Active-site disruption in native Limulus hemocyanin and its subunits by disulfide-bond reductants. A chemical probe for the study of structure- function relationships in the hemocyanins
The crystal structure analysis of Subunit II of Limulus hemocyanin has shown that its polypeptide chain is folded into three distinct structural domains. The oxygen-binding, dinuclear copper center is located deep in the core of Domain 2. Two disulfide bonds are located in a bridging domain, Domain 3. These disulfide bonds are remote from the oxygen-binding site, but are positioned so that they could affect its stability. When the disulfide bonds are broken by dithiothreitol or other disulfide-bond reductants, the 340-nm absorption band, associated with oxygen binding, is lost. Disulfide- bond reductants also cause the loss of the oxygen-binding capacity of all seven of the other subunits of Limulus hemocyanin. Thus, disulfide bonding is a general feature of the Limulus hemocyanin subunits that is important to the maintenance of the physiologically effective geometry of the oxygen-binding site. The rate of loss of oxygen-binding capacity, however, is highly dependent on subunit type, aggregation state, and protein conformation. Evidence that protein conformation markedly affects the rate of disruption of the oxygen-binding site comes from the finding that the addition of dithiothreitol to fully oxygenated samples results in a slow initial loss of oxygen-binding capacity followed by an appreciably faster reaction rate. In contrast, in the deoxygenated conformation, the reaction rate is monophasic and never attains the faster rates observed for oxygenated samples. When the disulfide bonds are broken and oxygen-binding capacity is lost, there is subunit-specific variability in the extent of polypeptide-chain unfolding, subunit aggregation, and loss of active-site copper ions. When the disulfide- bond reductant is removed by dialysis so that disulfide bonds can re-form, there is also subunit-specific variability in the extent of restoration of oxygen-binding capacity. Complete restoration of structure and function as the disulfide bonds re-form occurs only for the 48-subunit native molecule, whose architecture is stabilized by bound Ca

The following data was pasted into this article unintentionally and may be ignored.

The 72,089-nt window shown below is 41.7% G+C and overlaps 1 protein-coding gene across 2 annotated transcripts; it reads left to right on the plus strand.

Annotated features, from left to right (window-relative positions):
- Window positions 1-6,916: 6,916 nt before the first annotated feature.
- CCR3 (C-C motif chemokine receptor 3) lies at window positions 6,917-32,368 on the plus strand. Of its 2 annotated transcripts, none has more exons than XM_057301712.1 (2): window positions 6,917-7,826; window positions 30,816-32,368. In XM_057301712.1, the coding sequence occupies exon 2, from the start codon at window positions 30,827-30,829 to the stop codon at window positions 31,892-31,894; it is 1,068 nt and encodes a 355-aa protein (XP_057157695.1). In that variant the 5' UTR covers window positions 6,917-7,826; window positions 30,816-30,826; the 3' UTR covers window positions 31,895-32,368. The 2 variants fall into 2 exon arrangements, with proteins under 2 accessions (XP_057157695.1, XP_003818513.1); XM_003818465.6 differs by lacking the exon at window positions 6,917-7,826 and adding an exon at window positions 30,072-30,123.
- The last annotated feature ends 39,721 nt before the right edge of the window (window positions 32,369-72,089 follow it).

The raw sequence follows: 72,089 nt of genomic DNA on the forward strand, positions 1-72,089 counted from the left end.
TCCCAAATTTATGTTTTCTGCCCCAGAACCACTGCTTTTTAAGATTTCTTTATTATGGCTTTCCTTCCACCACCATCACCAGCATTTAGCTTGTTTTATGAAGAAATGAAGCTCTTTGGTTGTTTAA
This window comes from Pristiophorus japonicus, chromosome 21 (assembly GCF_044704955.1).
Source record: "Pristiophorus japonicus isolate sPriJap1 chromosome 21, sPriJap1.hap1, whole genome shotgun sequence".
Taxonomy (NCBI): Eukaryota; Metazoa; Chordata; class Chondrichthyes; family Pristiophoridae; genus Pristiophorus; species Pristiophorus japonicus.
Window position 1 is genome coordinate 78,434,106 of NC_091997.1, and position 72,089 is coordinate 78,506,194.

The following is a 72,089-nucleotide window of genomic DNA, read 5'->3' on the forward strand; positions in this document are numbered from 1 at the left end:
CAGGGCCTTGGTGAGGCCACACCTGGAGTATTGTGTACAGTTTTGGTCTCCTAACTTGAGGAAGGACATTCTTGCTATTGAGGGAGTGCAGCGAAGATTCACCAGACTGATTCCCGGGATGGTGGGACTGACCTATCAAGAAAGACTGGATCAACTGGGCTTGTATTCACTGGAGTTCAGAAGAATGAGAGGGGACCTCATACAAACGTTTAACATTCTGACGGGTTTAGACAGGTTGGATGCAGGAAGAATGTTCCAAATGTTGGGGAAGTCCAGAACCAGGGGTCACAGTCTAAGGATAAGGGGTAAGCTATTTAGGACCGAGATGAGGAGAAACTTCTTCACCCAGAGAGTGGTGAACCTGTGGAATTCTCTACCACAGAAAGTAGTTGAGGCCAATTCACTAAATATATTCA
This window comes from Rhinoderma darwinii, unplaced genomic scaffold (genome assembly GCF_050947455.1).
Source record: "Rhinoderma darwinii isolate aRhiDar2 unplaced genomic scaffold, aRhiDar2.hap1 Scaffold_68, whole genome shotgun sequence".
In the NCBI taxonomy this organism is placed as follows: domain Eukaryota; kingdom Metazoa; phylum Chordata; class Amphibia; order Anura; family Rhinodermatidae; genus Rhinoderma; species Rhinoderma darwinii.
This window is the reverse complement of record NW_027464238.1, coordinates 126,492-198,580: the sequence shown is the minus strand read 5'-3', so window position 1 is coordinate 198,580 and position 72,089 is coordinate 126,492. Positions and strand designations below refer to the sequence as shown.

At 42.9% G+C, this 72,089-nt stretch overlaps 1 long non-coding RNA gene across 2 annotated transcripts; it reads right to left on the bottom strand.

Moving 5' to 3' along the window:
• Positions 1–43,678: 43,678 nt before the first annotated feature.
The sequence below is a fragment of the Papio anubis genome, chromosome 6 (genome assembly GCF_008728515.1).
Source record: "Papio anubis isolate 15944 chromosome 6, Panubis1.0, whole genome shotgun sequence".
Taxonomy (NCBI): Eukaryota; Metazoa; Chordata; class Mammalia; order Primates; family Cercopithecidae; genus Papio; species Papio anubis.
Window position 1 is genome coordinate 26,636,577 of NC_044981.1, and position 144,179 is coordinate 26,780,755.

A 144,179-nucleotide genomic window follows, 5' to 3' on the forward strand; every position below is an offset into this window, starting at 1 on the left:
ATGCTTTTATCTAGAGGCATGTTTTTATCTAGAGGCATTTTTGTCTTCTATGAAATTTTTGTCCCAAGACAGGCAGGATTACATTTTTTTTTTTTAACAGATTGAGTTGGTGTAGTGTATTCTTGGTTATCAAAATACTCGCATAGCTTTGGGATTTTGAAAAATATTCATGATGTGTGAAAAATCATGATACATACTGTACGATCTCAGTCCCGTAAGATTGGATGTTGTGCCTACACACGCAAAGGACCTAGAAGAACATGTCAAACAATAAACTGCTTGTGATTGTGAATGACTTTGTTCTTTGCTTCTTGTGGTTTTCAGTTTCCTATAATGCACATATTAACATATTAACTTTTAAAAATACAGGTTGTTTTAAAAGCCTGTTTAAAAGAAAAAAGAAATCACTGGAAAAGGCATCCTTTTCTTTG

2+ and extensive intersubunit contacts. We have found a similar loss of oxygen-binding capacity upon breaking disulfide bonds in a number of other arthropod and mollusc hemocyanins, suggesting that the active site of Limulus hemocyanin is not unique in its dependence upon intact disulfides. The results presented in this paper suggest that disulfide-bond reduction may provide a simple, but powerful, chemical tool with which to probe internal and environmental factors that govern physiologically important structure-function relationships in the hemocyanins.
Topham, R; Tesh, S; Cole, G; Mercatante, D; Westcott, A; Bonaventura, C
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